ALPS Printers: Is it going to be reissued?

Does anyone know if Alps plans to reissue their line of printers?
Thanks and regards,
Ivan

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Not quite accurate. ALPS Electric is a rather large Japanese firm. They are still very much in business, just not making the MD series printers anymore.
Okidata tried marketing the MD series for a while under their own label, but have apparently ceased doing that. Kodak also markets a rather expensive ($4000!!) printer using ALPs technology called "First Check" Both Okidata and Kodak market MD compatible printer cartridges that will fit the MD series printers with a little fooling around.
Norm
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On 25 Jul 2004 19:12:22 -0700, snipped-for-privacy@uol.com.br (Ivan Pliopas) wrote:

There have been some rumors of them licensing the technology to another company but nothing firm yet. In the meantime there are still a couple of sources for new MD-1000s and Okidata DP5000s but they're not cheap. Contact me direct if you're serious and want more details.
--
Al Superczynski, MFE, IPMS/USA #3795, continuous since 1968

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Is there a good on-line discount source for the cartridges?
Frank
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In 2002, Okidata bought the ALPS ribbon print technology, promising to maintain production of the ribbons for existing ALPS models. Okidata made no commitment to production of existing ALPS models, and made no mention of developing new models. In 2003, http://www.alpsusa.com was the source for ribbons.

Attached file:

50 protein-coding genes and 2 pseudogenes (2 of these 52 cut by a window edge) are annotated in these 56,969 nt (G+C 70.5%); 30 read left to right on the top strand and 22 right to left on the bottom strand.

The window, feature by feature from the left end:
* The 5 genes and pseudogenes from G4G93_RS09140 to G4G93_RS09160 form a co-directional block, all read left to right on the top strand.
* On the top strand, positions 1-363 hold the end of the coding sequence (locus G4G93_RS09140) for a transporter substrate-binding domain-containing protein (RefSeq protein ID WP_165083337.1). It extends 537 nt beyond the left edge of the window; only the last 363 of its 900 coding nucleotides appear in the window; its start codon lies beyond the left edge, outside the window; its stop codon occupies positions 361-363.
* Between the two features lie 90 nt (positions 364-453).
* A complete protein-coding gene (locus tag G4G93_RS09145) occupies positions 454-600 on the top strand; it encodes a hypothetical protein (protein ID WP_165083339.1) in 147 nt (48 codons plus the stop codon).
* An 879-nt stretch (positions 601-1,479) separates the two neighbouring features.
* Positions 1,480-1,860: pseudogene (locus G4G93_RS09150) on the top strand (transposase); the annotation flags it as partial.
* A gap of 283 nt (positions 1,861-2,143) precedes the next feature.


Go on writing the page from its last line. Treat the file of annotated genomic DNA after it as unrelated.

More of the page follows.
On Thu, 29 Jul 2004 03:48:01 GMT, Al Superczynski

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There are several problems with the ALPS thermal wax transfer printers that make them essentially very expensive decal printers and great advertising copy layout or photo reproduction printers, but little else.
They're either very 'fussy' or very poorly designed and tend to be very sensitive to almost any perceived mechanical or computerized slight. The software is a PITA to get working and the hardware can be a PITA to *keep* working. The automotive equivalent would be a Ferrari.
It's no big secret the 'ink' is expensive. The cartridges are actually ribbons coated with the wax that's transferred to the surface, much like some recent coated plastic tape typewriter ribbons (that transfer 'ink' with impact instead of heat/contact). These are used in a very wasteful manner by the printer. For every pass across a page, you've used that length of ribbon. While I've managed to 'rewind' some of them, you always run the risk of hitting a spot where you really *did* use most of the color and that part will be blank, or you could have negative words showing up in an expanse of solid color. The cartridges are all priced the same *but* the really cool ones (white, metallics, and foils) carry a lot *less* ribbon in them, so they really *are* much more expensive per amount printed. The only slight concession ALPS made to practicality is the 'reusable' black cartridge that's reversible for 5 passes. Unfortunately, the print quality sucks.
While you can do some spectacular printing tricks on supersmooth paper as well as really nice decal work, you can't even print a lousy envelope with the thing and even some 'dual purpose' (inkjet/laser) papers are too *rough* for the ALPS to do a good job. You have to find the smoothest laser paper available (or buy ALPS exorbitantly-priced papers) to get good results. Essentially, this means it does the specialized job(s) you bought it for, but you need a regular everyday printer *in addition to* the ALPS to do most 'normal' printing jobs. -- C.R. Krieger (Been there; done that)